Tyler Cowen points out the strange position Paul Krugman find himself in: Having advocated stimulus spending during all of the Obama years, he now has to confront the possibility that Donald Trump will actually provide it (via tax cuts, infrastructure spending, and, I’d add, maybe defense spending too). He has so fervently boosted the idea that, for now, he can’t quite bring himself to say he opposes it.
Here’s his assessment of Trump’s fiscal plans last week:
True, handing out windfalls to rich people and companies that will probably sit on a lot of the money is a bad, low-bang-for-the-buck way to boost the economy, and I have my doubts about whether the promised surge in infrastructure spending will really happen. But an accidental, badly designed stimulus would still, in the short run, be better than no stimulus at all.
He sort of deserves credit for sticking with the idea that brute-force stimulus is a good idea, when, say, Janet Yellen, has now made it clear it is not:
— Ben Leubsdorf (@BenLeubsdorf) November 17, 2016
But in the same column, Krugman suggests Trump’s plans will end up being a problem:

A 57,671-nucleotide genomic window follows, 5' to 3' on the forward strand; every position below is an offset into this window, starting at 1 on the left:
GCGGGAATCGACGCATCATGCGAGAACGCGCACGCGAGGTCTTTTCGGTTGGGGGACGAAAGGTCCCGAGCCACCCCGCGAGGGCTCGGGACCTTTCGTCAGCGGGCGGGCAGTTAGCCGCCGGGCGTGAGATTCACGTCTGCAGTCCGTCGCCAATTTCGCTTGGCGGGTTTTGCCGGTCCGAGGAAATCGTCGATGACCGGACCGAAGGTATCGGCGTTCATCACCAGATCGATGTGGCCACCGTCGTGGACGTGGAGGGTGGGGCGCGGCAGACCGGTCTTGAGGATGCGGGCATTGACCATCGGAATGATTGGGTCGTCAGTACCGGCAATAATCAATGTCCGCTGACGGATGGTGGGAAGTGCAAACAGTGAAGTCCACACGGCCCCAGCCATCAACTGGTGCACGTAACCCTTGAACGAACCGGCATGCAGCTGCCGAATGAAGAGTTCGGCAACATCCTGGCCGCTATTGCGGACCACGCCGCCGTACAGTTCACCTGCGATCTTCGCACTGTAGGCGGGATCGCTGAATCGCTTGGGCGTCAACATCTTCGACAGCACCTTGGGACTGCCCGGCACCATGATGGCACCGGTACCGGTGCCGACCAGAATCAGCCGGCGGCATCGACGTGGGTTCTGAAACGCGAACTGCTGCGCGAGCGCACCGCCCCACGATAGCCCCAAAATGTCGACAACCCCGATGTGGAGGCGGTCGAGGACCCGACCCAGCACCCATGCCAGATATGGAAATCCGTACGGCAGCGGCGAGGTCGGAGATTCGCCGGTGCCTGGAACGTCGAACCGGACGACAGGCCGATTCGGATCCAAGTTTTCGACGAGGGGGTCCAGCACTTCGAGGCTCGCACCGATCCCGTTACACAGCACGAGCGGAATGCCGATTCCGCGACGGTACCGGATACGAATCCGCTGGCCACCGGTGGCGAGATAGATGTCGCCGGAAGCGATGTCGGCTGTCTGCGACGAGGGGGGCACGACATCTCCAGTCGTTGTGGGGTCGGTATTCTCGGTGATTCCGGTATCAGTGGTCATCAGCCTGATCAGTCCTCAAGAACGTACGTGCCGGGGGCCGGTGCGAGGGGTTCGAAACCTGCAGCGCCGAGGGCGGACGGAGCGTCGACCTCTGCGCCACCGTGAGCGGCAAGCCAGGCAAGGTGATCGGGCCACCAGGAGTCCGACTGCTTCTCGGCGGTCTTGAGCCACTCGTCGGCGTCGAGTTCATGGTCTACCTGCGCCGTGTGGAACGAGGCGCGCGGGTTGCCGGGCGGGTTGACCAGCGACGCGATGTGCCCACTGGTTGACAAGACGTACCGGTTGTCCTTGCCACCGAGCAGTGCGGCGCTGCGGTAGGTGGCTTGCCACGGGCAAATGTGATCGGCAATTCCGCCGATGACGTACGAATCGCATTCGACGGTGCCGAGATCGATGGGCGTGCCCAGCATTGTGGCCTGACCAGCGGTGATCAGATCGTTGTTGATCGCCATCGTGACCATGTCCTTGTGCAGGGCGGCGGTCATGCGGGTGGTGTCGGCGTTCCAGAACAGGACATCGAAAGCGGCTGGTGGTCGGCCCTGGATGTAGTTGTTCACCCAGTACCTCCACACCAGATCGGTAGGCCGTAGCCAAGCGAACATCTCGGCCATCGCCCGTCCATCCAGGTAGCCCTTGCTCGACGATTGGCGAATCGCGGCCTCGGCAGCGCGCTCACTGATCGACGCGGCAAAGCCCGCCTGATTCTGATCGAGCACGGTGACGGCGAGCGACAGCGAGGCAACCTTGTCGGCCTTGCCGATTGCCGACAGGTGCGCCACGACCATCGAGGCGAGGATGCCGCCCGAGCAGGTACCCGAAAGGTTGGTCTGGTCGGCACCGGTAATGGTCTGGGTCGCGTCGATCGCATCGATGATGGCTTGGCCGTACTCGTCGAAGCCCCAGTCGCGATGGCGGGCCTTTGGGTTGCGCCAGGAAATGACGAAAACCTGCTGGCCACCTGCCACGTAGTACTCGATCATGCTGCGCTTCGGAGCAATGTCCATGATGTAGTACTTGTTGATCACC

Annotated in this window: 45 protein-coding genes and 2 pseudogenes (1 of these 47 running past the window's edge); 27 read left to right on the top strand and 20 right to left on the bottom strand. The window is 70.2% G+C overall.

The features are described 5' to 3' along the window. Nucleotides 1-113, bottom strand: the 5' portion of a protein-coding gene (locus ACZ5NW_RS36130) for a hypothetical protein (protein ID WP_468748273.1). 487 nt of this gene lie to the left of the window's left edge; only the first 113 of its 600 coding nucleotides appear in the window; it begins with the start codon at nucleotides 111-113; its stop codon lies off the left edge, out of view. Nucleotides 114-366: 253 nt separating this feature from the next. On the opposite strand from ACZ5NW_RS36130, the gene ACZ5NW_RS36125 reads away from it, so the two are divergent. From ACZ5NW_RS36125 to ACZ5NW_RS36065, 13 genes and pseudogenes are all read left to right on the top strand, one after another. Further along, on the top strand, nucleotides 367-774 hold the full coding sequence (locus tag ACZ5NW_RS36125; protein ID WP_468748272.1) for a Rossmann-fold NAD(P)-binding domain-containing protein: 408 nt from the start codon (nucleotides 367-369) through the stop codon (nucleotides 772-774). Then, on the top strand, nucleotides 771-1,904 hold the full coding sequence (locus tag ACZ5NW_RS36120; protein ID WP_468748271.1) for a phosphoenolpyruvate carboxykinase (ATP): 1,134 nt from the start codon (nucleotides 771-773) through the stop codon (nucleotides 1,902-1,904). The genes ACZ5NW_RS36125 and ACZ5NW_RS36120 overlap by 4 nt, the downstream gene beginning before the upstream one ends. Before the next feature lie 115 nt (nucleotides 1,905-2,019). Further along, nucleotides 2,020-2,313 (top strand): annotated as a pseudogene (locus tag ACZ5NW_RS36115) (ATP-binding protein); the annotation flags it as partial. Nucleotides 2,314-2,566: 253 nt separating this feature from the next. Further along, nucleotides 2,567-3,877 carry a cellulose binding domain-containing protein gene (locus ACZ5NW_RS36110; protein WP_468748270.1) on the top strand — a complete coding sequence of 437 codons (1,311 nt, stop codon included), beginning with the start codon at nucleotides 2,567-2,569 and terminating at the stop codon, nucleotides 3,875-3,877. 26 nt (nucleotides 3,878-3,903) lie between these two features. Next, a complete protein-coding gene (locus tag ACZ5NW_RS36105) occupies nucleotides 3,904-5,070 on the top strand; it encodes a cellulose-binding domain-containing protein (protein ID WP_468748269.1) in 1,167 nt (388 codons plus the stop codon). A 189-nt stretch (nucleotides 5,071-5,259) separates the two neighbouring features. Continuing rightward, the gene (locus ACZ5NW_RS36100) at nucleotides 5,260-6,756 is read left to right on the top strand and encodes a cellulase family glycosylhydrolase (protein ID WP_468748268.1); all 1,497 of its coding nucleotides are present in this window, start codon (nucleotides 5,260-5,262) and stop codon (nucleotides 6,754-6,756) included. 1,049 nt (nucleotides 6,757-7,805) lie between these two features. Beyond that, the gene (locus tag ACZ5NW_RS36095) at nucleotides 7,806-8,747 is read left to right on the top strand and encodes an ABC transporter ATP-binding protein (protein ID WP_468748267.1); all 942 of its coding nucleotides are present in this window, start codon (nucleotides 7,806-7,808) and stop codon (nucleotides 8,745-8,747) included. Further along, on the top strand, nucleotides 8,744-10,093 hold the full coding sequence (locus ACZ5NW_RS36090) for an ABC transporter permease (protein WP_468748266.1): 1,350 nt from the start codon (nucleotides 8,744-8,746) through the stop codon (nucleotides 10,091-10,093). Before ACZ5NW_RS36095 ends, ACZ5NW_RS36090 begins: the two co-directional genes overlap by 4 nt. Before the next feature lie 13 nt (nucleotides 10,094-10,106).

[I]n the longer run Trumpism will be a very bad thing for the economy, in a couple of ways. For one thing, even if we don’t face a recession right now, stuff happens, and a lot depends on the effectiveness of the policy response. Yet we’re about to see a major degradation in both the quality and the independence of public servants. If we face a new economic crisis — perhaps as a result of the dismantling of financial reform — it’s hard to think of people less prepared to deal with it.
This cheap shot at the Trump administration’s talent feels random, except that Krugman clearly wants to say something about how Trump’s plans will go wrong in the long run, but the obvious such criticisms are out. In trying to knock down Republican Trump opponents like Mitt Romney, Krugman has repeatedly said (rightly, in my view) that trade restrictions are unlikely to cause major slumps for the U.S. Meanwhile, his candidate, Hillary, supported at least some dose of short-term stimulus and had absolutely no plans for how to rein in long-term deficits.
In reality, the problem with the idea of careless stimulus today (which is not at all necessarily what Trump’s proposing) is that, as Yellen said, we don’t need careless stimulus. The federal government should invest in the things it needs to invest in, reform our tax code, and figure out how to bring its liabilities and revenues closer into balance.
But saying that would be a rather abrupt about-face for Krugman, who has spent so many column inches in the Obama years rabidly advocating stimulus, parroting the liberal “debt is just not a problem right now” refrain, and scorning Republicans and centrists for taking long-term deficits seriously.
A dose of humility and nuance over the past eight years might have left him a bit more room to recalibrate — as I suspect he will do eventually.